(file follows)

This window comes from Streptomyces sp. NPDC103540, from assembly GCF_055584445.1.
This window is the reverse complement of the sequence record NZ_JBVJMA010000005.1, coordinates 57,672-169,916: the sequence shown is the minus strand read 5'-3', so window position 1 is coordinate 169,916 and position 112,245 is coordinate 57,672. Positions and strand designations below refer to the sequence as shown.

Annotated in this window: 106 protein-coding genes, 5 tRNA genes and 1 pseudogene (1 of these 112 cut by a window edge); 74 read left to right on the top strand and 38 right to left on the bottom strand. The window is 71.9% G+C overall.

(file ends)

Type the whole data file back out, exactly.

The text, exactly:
This window comes from Streptomyces sp. NPDC103540, from assembly GCF_055584445.1.
This window is the reverse complement of the sequence record NZ_JBVJMA010000005.1, coordinates 57,672-169,916: the sequence shown is the minus strand read 5'-3', so window position 1 is coordinate 169,916 and position 112,245 is coordinate 57,672. Positions and strand designations below refer to the sequence as shown.

Annotated in this window: 106 protein-coding genes, 5 tRNA genes and 1 pseudogene (1 of these 112 cut by a window edge); 74 read left to right on the top strand and 38 right to left on the bottom strand. The window is 71.9% G+C overall.